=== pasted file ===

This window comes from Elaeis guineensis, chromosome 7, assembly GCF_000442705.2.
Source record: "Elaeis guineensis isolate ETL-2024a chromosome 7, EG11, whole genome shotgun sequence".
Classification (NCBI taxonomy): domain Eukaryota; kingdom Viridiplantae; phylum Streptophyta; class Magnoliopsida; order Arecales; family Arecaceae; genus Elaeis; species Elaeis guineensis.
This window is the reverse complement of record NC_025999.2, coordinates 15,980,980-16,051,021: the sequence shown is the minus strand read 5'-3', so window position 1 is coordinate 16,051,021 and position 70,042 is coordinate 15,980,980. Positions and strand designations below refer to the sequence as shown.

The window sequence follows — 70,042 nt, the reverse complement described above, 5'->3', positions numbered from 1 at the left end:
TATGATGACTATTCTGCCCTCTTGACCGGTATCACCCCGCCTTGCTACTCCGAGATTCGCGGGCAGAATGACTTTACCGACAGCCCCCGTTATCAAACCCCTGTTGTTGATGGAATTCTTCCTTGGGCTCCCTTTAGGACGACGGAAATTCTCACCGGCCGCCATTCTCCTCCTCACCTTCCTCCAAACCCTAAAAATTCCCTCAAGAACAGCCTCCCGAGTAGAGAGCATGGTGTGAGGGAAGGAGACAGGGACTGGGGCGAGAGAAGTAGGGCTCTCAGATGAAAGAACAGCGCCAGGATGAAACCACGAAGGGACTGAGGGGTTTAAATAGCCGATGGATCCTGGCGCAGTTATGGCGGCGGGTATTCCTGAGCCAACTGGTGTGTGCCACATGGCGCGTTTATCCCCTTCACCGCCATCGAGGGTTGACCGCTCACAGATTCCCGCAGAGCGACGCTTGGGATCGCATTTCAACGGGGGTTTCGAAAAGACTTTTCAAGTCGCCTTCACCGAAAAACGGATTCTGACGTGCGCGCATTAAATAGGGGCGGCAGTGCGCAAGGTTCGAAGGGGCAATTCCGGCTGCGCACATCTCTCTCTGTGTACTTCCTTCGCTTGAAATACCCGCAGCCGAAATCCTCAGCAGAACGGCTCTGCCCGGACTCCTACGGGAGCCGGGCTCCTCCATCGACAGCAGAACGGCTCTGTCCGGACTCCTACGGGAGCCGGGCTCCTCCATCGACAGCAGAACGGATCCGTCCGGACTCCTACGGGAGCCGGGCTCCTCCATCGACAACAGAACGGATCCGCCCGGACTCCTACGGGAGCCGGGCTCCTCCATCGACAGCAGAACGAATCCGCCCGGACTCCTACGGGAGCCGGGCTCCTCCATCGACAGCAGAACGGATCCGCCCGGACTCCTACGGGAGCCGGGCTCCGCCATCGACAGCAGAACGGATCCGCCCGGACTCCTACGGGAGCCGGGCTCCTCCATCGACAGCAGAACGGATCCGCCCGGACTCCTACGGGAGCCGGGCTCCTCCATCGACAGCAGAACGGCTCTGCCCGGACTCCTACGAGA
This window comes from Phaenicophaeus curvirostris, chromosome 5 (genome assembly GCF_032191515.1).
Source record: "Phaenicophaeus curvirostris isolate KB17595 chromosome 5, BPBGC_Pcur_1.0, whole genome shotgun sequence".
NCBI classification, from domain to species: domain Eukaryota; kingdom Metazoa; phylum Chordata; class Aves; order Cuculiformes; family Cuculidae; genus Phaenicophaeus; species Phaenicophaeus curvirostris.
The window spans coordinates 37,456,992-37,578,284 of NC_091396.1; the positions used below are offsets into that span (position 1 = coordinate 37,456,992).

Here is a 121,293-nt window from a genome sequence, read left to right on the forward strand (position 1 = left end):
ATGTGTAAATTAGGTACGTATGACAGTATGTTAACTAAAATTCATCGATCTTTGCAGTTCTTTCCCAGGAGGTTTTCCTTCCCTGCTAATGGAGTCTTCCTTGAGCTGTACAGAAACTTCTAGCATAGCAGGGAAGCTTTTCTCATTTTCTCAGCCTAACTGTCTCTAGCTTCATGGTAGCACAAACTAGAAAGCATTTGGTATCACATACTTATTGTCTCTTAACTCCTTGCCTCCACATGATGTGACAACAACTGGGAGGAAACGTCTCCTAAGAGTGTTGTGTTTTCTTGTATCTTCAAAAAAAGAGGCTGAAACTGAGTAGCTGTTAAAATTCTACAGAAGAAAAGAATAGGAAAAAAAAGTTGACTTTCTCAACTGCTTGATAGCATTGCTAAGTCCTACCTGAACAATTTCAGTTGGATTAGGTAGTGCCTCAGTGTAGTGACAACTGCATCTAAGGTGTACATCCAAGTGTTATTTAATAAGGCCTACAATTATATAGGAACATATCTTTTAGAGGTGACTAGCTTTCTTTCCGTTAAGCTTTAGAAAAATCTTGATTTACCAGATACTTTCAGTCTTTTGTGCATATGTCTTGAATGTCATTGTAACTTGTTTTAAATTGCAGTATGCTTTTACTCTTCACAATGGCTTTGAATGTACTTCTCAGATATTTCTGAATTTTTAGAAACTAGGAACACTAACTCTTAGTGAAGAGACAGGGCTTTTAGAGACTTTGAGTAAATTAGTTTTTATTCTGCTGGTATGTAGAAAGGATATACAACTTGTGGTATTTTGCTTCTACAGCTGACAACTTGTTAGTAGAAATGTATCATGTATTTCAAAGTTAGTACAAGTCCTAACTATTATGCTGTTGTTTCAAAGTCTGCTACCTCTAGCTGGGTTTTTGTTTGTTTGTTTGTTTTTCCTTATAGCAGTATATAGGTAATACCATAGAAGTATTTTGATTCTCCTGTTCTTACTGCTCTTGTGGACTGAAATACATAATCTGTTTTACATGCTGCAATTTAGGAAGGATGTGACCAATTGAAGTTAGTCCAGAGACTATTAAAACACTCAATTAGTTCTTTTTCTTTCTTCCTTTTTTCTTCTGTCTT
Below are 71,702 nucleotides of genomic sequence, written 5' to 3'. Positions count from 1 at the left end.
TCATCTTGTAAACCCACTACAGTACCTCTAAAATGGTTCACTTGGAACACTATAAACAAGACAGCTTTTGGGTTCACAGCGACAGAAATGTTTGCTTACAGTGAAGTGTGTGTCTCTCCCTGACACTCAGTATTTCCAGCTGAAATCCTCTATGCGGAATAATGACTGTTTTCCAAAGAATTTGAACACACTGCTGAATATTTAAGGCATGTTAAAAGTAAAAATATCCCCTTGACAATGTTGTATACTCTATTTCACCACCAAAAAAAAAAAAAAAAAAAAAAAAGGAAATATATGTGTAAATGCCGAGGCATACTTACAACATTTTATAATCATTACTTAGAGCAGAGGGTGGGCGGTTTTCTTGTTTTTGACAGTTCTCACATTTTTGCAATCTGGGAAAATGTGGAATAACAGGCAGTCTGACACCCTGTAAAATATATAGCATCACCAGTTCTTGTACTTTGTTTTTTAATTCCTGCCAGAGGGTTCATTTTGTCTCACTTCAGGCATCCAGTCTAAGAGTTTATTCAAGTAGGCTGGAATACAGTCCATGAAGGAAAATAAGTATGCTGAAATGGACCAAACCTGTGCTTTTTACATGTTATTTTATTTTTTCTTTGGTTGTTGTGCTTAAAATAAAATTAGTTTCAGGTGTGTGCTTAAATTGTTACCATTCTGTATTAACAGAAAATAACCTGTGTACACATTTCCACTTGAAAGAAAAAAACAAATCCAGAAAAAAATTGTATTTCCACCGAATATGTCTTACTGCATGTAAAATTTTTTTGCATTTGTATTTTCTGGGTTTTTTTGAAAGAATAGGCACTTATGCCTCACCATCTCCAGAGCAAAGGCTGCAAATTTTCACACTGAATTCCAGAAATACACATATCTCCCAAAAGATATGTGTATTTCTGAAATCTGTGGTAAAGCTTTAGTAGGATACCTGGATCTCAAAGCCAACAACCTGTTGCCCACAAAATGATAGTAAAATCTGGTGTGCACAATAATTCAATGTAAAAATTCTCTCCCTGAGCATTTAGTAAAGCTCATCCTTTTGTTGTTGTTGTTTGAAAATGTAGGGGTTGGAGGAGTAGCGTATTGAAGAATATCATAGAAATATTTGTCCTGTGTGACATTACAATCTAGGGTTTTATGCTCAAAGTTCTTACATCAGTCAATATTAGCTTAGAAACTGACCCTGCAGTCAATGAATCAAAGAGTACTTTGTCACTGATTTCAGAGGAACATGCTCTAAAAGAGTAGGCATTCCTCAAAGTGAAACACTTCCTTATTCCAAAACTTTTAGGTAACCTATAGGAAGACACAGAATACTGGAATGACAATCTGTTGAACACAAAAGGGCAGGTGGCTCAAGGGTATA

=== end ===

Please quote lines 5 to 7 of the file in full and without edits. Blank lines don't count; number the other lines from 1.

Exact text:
The window sequence follows — 70,042 nt, the reverse complement described above, 5'->3', positions numbered from 1 at the left end:
TATGATGACTATTCTGCCCTCTTGACCGGTATCACCCCGCCTTGCTACTCCGAGATTCGCGGGCAGAATGACTTTACCGACAGCCCCCGTTATCAAACCCCTGTTGTTGATGGAATTCTTCCTTGGGCTCCCTTTAGGACGACGGAAATTCTCACCGGCCGCCATTCTCCTCCTCACCTTCCTCCAAACCCTAAAAATTCCCTCAAGAACAGCCTCCCGAGTAGAGAGCATGGTGTGAGGGAAGGAGACAGGGACTGGGGCGAGAGAAGTAGGGCTCTCAGATGAAAGAACAGCGCCAGGATGAAACCACGAAGGGACTGAGGGGTTTAAATAGCCGATGGATCCTGGCGCAGTTATGGCGGCGGGTATTCCTGAGCCAACTGGTGTGTGCCACATGGCGCGTTTATCCCCTTCACCGCCATCGAGGGTTGACCGCTCACAGATTCCCGCAGAGCGACGCTTGGGATCGCATTTCAACGGGGGTTTCGAAAAGACTTTTCAAGTCGCCTTCACCGAAAAACGGATTCTGACGTGCGCGCATTAAATAGGGGCGGCAGTGCGCAAGGTTCGAAGGGGCAATTCCGGCTGCGCACATCTCTCTCTGTGTACTTCCTTCGCTTGAAATACCCGCAGCCGAAATCCTCAGCAGAACGGCTCTGCCCGGACTCCTACGGGAGCCGGGCTCCTCCATCGACAGCAGAACGGCTCTGTCCGGACTCCTACGGGAGCCGGGCTCCTCCATCGACAGCAGAACGGATCCGTCCGGACTCCTACGGGAGCCGGGCTCCTCCATCGACAACAGAACGGATCCGCCCGGACTCCTACGGGAGCCGGGCTCCTCCATCGACAGCAGAACGAATCCGCCCGGACTCCTACGGGAGCCGGGCTCCTCCATCGACAGCAGAACGGATCCGCCCGGACTCCTACGGGAGCCGGGCTCCGCCATCGACAGCAGAACGGATCCGCCCGGACTCCTACGGGAGCCGGGCTCCTCCATCGACAGCAGAACGGATCCGCCCGGACTCCTACGGGAGCCGGGCTCCTCCATCGACAGCAGAACGGCTCTGCCCGGACTCCTACGAGA
This window comes from Phaenicophaeus curvirostris, chromosome 5 (genome assembly GCF_032191515.1).